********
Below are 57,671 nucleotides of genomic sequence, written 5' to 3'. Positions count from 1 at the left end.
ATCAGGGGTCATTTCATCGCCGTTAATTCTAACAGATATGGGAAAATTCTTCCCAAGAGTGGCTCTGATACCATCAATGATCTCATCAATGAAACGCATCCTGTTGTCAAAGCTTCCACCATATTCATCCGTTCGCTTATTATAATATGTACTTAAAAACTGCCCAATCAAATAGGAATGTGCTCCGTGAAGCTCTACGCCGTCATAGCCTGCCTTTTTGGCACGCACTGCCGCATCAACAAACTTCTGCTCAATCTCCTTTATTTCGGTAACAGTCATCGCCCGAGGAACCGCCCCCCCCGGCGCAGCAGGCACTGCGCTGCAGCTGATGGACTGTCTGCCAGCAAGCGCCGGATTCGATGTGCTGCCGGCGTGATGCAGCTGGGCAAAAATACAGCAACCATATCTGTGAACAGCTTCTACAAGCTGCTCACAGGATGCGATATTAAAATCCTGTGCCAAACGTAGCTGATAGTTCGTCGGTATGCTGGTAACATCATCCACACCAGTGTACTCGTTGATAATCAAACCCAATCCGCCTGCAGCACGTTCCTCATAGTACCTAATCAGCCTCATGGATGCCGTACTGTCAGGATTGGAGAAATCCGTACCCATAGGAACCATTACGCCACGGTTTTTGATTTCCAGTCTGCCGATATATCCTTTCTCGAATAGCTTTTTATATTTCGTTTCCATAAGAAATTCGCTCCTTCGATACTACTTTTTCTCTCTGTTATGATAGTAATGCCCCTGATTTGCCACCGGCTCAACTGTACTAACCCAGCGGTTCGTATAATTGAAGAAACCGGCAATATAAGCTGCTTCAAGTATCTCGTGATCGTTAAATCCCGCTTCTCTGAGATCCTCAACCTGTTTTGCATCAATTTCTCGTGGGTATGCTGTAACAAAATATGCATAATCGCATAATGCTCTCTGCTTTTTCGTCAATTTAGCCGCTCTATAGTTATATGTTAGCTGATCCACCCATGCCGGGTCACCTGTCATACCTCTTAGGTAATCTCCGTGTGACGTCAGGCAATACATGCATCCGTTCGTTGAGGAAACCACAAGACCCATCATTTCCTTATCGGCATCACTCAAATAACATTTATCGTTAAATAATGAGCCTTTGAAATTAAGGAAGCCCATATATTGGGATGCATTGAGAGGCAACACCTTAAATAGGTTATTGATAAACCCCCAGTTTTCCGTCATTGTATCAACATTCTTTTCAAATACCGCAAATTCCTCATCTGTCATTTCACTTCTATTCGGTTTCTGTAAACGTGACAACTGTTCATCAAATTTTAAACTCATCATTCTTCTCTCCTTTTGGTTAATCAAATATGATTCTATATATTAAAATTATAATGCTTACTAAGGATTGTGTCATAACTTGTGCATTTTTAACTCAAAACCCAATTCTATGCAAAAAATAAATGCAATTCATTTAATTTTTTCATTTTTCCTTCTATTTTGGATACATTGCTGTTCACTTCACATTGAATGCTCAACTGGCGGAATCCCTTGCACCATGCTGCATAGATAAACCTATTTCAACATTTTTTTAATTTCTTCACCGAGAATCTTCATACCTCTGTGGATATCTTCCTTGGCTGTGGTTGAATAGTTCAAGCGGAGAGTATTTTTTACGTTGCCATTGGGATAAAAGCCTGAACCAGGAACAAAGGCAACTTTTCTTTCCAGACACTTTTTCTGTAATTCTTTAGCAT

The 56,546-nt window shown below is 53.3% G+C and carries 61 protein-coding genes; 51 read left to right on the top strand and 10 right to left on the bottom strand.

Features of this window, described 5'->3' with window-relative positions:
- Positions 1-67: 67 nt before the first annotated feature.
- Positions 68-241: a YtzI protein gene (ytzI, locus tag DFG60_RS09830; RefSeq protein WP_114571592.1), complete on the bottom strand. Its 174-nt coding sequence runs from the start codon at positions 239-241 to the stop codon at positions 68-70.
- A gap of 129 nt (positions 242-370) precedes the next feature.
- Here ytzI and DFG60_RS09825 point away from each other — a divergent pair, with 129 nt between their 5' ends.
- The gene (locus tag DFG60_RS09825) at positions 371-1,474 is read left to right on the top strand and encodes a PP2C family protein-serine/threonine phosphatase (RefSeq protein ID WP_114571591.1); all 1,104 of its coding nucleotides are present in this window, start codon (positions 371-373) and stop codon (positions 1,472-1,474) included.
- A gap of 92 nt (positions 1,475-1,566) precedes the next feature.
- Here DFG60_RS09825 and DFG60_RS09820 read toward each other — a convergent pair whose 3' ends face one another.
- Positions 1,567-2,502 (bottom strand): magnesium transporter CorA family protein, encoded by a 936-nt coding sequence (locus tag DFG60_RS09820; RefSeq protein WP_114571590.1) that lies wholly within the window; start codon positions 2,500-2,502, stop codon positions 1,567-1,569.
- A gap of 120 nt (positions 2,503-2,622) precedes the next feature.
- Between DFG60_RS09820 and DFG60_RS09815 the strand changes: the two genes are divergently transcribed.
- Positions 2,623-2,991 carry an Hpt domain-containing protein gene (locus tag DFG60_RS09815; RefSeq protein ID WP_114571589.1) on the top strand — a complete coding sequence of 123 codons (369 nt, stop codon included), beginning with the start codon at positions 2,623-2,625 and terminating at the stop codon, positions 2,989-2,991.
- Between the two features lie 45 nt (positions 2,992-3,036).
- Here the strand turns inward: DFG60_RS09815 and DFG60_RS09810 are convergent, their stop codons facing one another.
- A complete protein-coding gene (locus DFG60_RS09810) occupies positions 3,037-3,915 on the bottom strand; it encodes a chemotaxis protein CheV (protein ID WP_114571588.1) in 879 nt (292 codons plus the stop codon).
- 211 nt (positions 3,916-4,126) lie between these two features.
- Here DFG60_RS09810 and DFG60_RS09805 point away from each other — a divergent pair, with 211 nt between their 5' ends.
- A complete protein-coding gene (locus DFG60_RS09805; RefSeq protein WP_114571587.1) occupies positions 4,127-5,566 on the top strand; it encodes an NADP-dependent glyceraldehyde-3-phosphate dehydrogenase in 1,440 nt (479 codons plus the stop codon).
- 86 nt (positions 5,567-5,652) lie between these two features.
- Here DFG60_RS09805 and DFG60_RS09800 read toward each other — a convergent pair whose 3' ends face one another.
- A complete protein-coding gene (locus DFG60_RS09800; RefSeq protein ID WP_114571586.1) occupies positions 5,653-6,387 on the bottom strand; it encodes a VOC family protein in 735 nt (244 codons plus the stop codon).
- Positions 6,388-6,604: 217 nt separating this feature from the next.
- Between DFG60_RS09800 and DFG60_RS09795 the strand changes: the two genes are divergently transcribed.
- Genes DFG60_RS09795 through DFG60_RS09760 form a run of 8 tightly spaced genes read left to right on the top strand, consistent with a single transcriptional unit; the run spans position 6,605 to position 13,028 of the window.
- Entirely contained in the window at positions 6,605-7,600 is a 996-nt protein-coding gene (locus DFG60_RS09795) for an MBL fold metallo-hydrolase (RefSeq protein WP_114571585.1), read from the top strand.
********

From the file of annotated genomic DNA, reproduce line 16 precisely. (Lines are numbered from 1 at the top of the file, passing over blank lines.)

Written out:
- Between the two features lie 45 nt (positions 2,992-3,036).